DST contributes to efforts to beat plastic pollution

Several technologies for reducing plastic waste have been developed with support from the Technology Development Programmes of Department of Science & Technology (DST).

Novel technologies for converting Polystyrene Waste to fabric for Oil Spills Remediation

Scientists have developed an innovative way to convert polystyrene plastic waste like thermocol into a fabric that can absorb oil from water and hence will be effective in clearing up oil spills.

The technology by IIT-Hyderabad uses orange peels to recycle polystyrene plastic waste and involves a low-energy and cost effective scalable process.

The resultant fabric is hydrophobic but oleophilic. It is an illustration of novel, green technologies that can put both plastics and agro-waste to use. It can selectively absorb oil from oil-water mixture and hence can be used for oil-water separations leading to applications from day to day household cleaning in kitchen, restaurants, waste water treatment, to global requirement of oil spillage remediation in large water bodies.

 To commercialize this technology, a start-up company, M/s. Restyro Technologies Pvt. Ltd. has also been incubated at IIT-H.



New technology extends life of Reverse Osmosis Membranes

CSIR-Central Salt and Marine Chemicals Research Institute, Gujarat has found a technology for extending the life of membrane elements used for reverse osmosis like polymeric parts, adhesives and membrane sheets.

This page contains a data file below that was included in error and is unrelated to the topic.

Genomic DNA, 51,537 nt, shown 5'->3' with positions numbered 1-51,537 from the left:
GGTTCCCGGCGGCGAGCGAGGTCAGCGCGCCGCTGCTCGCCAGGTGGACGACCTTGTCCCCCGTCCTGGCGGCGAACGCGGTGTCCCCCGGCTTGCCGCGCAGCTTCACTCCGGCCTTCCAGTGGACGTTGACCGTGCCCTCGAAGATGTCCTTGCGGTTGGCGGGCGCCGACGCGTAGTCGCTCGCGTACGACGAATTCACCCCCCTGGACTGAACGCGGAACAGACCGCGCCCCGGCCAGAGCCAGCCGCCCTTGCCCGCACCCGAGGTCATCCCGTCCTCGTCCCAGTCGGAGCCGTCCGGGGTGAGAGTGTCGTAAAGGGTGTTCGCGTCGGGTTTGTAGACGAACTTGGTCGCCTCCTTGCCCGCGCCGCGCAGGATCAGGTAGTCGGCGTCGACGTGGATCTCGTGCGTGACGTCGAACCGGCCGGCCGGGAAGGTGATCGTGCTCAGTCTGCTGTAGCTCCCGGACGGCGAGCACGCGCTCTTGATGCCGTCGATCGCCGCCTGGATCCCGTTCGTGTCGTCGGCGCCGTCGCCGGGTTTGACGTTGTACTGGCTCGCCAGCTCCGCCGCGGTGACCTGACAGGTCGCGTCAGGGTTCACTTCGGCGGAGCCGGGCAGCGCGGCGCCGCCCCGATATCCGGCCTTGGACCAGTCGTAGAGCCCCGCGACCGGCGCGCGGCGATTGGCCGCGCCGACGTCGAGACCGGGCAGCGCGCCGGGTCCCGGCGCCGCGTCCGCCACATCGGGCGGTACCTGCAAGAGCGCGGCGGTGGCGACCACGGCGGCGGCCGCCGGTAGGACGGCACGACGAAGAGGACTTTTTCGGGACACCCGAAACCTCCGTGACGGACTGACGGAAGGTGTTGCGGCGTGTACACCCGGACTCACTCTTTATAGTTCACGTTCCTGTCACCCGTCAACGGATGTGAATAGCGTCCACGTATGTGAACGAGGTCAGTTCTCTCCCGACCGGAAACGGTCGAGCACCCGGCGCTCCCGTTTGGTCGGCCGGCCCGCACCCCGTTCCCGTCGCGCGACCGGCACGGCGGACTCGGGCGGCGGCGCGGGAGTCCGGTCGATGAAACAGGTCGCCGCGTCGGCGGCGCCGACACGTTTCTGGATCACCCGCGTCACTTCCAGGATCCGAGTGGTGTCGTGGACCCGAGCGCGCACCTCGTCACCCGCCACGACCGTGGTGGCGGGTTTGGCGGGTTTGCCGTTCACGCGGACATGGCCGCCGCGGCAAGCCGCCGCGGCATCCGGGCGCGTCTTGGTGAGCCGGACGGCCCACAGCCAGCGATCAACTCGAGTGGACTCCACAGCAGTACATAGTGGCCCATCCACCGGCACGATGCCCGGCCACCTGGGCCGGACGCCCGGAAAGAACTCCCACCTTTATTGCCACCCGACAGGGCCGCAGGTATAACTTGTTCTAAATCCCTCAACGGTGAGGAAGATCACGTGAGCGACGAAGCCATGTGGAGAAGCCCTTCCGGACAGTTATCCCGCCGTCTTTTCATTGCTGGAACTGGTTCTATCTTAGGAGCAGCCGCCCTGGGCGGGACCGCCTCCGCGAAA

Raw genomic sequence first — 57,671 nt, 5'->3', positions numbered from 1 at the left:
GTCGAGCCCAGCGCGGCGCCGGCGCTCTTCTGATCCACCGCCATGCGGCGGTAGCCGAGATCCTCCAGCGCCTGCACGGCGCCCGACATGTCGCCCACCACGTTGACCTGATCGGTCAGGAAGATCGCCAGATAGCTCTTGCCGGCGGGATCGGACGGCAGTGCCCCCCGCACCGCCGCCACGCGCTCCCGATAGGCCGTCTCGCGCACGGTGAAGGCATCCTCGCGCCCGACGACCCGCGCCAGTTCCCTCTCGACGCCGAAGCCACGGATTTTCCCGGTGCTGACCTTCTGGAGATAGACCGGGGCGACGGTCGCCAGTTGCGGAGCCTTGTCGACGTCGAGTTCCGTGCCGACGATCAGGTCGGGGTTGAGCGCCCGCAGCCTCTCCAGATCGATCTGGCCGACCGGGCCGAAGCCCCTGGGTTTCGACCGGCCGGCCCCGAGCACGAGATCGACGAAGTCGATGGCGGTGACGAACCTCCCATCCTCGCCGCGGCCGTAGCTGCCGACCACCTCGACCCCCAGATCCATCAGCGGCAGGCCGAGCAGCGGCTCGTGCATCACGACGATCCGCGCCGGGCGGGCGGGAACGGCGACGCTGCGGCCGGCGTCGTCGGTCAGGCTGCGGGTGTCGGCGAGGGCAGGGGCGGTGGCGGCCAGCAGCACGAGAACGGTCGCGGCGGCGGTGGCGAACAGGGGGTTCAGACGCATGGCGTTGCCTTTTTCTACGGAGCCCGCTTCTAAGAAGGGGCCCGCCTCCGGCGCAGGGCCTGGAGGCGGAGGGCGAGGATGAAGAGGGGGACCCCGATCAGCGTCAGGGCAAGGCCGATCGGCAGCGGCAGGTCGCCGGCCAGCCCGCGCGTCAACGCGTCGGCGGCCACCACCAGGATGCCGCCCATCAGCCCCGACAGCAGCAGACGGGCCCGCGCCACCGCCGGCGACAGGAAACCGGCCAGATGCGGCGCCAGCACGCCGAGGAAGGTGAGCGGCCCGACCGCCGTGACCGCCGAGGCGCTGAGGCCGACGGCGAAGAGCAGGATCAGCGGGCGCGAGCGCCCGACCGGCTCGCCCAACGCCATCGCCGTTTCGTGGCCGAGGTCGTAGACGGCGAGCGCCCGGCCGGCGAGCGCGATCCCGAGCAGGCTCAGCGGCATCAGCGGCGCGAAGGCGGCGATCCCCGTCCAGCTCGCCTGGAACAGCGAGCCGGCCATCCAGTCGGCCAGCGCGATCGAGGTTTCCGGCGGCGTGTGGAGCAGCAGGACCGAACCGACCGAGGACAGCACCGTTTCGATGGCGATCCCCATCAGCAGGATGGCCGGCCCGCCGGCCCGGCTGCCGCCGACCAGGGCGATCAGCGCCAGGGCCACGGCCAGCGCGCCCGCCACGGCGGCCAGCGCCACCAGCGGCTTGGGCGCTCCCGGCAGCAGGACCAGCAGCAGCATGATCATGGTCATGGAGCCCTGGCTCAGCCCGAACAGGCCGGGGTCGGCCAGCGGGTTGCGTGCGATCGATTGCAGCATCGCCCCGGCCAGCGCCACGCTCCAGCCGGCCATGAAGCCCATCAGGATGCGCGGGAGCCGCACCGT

This will reduce the new membrane production and thus it will curb the green-house gas emission associated with production of these ingredients. Less membranes being discarded will require lower area of landfill disposal site and lower associated pollution. It will make the desalination environment friendly and more sustainable.





Eco-friendly technology for recycling plastics of Waste Electrical & Electronic Equipment

Central Institute of Plastic Engineering and Technology (CIPET), Chennai has developed various value added formulations from the plastics waste generated from WEEE which contribute to 33 - 40% of Waste Electrical and Electronic Equipments (WEEE).

The processing technologies involve a closed loop cycle without the emission of any toxic fumes. A technology demonstration plant (demo-e-waste recycling unit) is being set up by CIPET under this sponsored project which involves transfer of technology to interested entrepreneurs.